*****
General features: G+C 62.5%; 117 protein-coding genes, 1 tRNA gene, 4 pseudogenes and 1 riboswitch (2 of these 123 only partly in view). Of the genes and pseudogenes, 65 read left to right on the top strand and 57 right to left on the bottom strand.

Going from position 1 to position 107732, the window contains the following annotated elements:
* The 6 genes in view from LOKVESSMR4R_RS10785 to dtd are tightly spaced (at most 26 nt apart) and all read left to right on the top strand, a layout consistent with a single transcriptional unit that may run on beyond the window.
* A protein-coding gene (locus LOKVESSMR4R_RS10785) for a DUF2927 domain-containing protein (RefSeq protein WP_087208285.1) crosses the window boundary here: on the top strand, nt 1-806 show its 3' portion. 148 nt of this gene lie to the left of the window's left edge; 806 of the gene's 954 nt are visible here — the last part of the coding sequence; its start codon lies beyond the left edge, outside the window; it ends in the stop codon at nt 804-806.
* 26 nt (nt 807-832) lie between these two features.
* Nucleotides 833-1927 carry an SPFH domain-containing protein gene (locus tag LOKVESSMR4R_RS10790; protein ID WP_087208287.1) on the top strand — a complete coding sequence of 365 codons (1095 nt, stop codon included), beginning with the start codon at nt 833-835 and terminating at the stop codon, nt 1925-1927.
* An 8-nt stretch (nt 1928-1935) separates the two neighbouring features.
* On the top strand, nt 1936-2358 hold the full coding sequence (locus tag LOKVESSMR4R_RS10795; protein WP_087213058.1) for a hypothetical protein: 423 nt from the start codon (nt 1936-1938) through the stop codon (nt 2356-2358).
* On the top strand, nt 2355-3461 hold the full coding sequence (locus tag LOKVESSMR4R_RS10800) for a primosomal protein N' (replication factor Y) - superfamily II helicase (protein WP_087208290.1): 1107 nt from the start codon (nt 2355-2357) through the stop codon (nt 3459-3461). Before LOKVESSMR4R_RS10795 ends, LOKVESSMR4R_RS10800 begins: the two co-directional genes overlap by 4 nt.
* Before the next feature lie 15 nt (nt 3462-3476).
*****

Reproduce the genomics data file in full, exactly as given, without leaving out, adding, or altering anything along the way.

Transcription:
General features: G+C 62.5%; 117 protein-coding genes, 1 tRNA gene, 4 pseudogenes and 1 riboswitch (2 of these 123 only partly in view). Of the genes and pseudogenes, 65 read left to right on the top strand and 57 right to left on the bottom strand.

Going from position 1 to position 107732, the window contains the following annotated elements:
* The 6 genes in view from LOKVESSMR4R_RS10785 to dtd are tightly spaced (at most 26 nt apart) and all read left to right on the top strand, a layout consistent with a single transcriptional unit that may run on beyond the window.
* A protein-coding gene (locus LOKVESSMR4R_RS10785) for a DUF2927 domain-containing protein (RefSeq protein WP_087208285.1) crosses the window boundary here: on the top strand, nt 1-806 show its 3' portion. 148 nt of this gene lie to the left of the window's left edge; 806 of the gene's 954 nt are visible here — the last part of the coding sequence; its start codon lies beyond the left edge, outside the window; it ends in the stop codon at nt 804-806.
* 26 nt (nt 807-832) lie between these two features.
* Nucleotides 833-1927 carry an SPFH domain-containing protein gene (locus tag LOKVESSMR4R_RS10790; protein ID WP_087208287.1) on the top strand — a complete coding sequence of 365 codons (1095 nt, stop codon included), beginning with the start codon at nt 833-835 and terminating at the stop codon, nt 1925-1927.
* An 8-nt stretch (nt 1928-1935) separates the two neighbouring features.
* On the top strand, nt 1936-2358 hold the full coding sequence (locus tag LOKVESSMR4R_RS10795; protein WP_087213058.1) for a hypothetical protein: 423 nt from the start codon (nt 1936-1938) through the stop codon (nt 2356-2358).
* On the top strand, nt 2355-3461 hold the full coding sequence (locus tag LOKVESSMR4R_RS10800) for a primosomal protein N' (replication factor Y) - superfamily II helicase (protein WP_087208290.1): 1107 nt from the start codon (nt 2355-2357) through the stop codon (nt 3459-3461). Before LOKVESSMR4R_RS10795 ends, LOKVESSMR4R_RS10800 begins: the two co-directional genes overlap by 4 nt.
* Before the next feature lie 15 nt (nt 3462-3476).